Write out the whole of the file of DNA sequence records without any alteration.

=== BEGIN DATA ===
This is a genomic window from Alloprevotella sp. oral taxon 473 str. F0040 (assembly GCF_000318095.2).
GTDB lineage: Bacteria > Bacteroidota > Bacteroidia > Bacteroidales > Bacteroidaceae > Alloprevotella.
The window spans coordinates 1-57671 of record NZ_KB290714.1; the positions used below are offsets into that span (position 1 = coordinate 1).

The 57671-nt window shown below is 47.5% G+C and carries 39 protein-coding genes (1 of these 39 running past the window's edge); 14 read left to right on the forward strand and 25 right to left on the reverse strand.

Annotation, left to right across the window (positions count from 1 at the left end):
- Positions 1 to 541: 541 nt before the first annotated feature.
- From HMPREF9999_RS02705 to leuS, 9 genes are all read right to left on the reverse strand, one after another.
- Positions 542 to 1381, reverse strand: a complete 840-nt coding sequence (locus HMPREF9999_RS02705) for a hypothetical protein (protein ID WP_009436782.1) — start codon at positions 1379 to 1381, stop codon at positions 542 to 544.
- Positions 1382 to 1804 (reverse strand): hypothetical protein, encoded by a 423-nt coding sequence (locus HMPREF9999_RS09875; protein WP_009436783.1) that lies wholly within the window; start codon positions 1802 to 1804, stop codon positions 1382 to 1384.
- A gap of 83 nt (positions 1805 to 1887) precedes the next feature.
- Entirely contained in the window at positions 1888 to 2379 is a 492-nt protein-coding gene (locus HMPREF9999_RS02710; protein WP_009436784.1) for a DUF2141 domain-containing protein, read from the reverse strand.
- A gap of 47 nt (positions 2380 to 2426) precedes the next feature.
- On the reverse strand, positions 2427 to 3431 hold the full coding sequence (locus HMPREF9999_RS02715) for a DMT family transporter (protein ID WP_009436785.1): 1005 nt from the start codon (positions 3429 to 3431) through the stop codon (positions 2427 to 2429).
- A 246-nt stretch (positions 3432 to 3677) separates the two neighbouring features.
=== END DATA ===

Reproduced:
This is a genomic window from Alloprevotella sp. oral taxon 473 str. F0040 (assembly GCF_000318095.2).
GTDB lineage: Bacteria > Bacteroidota > Bacteroidia > Bacteroidales > Bacteroidaceae > Alloprevotella.
The window spans coordinates 1-57671 of record NZ_KB290714.1; the positions used below are offsets into that span (position 1 = coordinate 1).

The 57671-nt window shown below is 47.5% G+C and carries 39 protein-coding genes (1 of these 39 running past the window's edge); 14 read left to right on the forward strand and 25 right to left on the reverse strand.

Annotation, left to right across the window (positions count from 1 at the left end):
- Positions 1 to 541: 541 nt before the first annotated feature.
- From HMPREF9999_RS02705 to leuS, 9 genes are all read right to left on the reverse strand, one after another.
- Positions 542 to 1381, reverse strand: a complete 840-nt coding sequence (locus HMPREF9999_RS02705) for a hypothetical protein (protein ID WP_009436782.1) — start codon at positions 1379 to 1381, stop codon at positions 542 to 544.
- Positions 1382 to 1804 (reverse strand): hypothetical protein, encoded by a 423-nt coding sequence (locus HMPREF9999_RS09875; protein WP_009436783.1) that lies wholly within the window; start codon positions 1802 to 1804, stop codon positions 1382 to 1384.
- A gap of 83 nt (positions 1805 to 1887) precedes the next feature.
- Entirely contained in the window at positions 1888 to 2379 is a 492-nt protein-coding gene (locus HMPREF9999_RS02710; protein WP_009436784.1) for a DUF2141 domain-containing protein, read from the reverse strand.
- A gap of 47 nt (positions 2380 to 2426) precedes the next feature.
- On the reverse strand, positions 2427 to 3431 hold the full coding sequence (locus HMPREF9999_RS02715) for a DMT family transporter (protein ID WP_009436785.1): 1005 nt from the start codon (positions 3429 to 3431) through the stop codon (positions 2427 to 2429).
- A 246-nt stretch (positions 3432 to 3677) separates the two neighbouring features.